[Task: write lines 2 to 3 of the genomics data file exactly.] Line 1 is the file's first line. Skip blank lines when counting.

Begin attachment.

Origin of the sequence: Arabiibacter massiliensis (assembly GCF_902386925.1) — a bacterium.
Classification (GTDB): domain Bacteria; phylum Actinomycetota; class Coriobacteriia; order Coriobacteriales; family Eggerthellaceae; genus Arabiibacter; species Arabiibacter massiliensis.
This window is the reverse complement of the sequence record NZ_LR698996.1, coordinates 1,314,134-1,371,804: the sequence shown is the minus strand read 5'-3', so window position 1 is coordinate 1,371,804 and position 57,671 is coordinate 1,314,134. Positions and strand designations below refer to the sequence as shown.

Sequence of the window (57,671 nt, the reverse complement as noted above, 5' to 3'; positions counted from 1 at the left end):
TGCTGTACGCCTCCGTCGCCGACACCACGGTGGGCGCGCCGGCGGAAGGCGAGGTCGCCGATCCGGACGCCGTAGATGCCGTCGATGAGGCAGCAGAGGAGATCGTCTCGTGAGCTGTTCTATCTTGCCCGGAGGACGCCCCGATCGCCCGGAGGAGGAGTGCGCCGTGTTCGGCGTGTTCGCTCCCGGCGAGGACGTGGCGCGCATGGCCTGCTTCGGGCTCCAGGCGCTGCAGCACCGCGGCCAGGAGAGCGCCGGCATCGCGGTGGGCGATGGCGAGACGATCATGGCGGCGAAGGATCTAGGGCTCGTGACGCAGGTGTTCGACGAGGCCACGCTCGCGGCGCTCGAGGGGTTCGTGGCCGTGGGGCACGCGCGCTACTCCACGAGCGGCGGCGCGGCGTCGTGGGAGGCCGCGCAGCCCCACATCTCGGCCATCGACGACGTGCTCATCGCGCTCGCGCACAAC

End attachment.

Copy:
Classification (GTDB): domain Bacteria; phylum Actinomycetota; class Coriobacteriia; order Coriobacteriales; family Eggerthellaceae; genus Arabiibacter; species Arabiibacter massiliensis.
This window is the reverse complement of the sequence record NZ_LR698996.1, coordinates 1,314,134-1,371,804: the sequence shown is the minus strand read 5'-3', so window position 1 is coordinate 1,371,804 and position 57,671 is coordinate 1,314,134. Positions and strand designations below refer to the sequence as shown.